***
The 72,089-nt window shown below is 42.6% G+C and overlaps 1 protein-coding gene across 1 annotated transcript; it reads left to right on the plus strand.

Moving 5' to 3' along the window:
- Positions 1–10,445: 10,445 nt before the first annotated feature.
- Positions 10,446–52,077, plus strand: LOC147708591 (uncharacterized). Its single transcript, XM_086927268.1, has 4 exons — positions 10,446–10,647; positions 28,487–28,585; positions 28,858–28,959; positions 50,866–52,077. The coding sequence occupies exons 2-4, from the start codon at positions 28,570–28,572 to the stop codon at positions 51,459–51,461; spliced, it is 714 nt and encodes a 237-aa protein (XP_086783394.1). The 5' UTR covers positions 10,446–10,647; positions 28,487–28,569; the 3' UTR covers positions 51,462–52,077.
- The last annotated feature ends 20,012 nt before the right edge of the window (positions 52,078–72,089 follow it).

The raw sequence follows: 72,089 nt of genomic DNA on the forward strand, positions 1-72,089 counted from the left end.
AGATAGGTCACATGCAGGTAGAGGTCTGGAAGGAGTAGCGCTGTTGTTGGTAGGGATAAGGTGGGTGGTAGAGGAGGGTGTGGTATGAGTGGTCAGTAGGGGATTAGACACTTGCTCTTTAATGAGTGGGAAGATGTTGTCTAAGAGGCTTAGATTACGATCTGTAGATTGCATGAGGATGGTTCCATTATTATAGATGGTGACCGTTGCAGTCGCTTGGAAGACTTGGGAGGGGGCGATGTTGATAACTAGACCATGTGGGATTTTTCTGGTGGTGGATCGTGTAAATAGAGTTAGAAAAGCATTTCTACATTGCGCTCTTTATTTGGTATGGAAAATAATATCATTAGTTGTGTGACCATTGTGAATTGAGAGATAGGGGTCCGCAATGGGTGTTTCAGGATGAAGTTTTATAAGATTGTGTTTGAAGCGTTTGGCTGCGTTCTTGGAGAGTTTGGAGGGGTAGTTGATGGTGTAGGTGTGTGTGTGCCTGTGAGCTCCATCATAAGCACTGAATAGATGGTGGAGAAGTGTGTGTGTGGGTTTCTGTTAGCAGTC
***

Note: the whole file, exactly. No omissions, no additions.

The 72,089-nt window shown below is 42.6% G+C and overlaps 1 protein-coding gene across 1 annotated transcript; it reads left to right on the plus strand.

Moving 5' to 3' along the window:
- Positions 1–10,445: 10,445 nt before the first annotated feature.
- Positions 10,446–52,077, plus strand: LOC147708591 (uncharacterized). Its single transcript, XM_086927268.1, has 4 exons — positions 10,446–10,647; positions 28,487–28,585; positions 28,858–28,959; positions 50,866–52,077. The coding sequence occupies exons 2-4, from the start codon at positions 28,570–28,572 to the stop codon at positions 51,459–51,461; spliced, it is 714 nt and encodes a 237-aa protein (XP_086783394.1). The 5' UTR covers positions 10,446–10,647; positions 28,487–28,569; the 3' UTR covers positions 51,462–52,077.
- The last annotated feature ends 20,012 nt before the right edge of the window (positions 52,078–72,089 follow it).

The raw sequence follows: 72,089 nt of genomic DNA on the forward strand, positions 1-72,089 counted from the left end.
AGATAGGTCACATGCAGGTAGAGGTCTGGAAGGAGTAGCGCTGTTGTTGGTAGGGATAAGGTGGGTGGTAGAGGAGGGTGTGGTATGAGTGGTCAGTAGGGGATTAGACACTTGCTCTTTAATGAGTGGGAAGATGTTGTCTAAGAGGCTTAGATTACGATCTGTAGATTGCATGAGGATGGTTCCATTATTATAGATGGTGACCGTTGCAGTCGCTTGGAAGACTTGGGAGGGGGCGATGTTGATAACTAGACCATGTGGGATTTTTCTGGTGGTGGATCGTGTAAATAGAGTTAGAAAAGCATTTCTACATTGCGCTCTTTATTTGGTATGGAAAATAATATCATTAGTTGTGTGACCATTGTGAATTGAGAGATAGGGGTCCGCAATGGGTGTTTCAGGATGAAGTTTTATAAGATTGTGTTTGAAGCGTTTGGCTGCGTTCTTGGAGAGTTTGGAGGGGTAGTTGATGGTGTAGGTGTGTGTGTGCCTGTGAGCTCCATCATAAGCACTGAATAGATGGTGGAGAAGTGTGTGTGTGGGTTTCTGTTAGCAGTC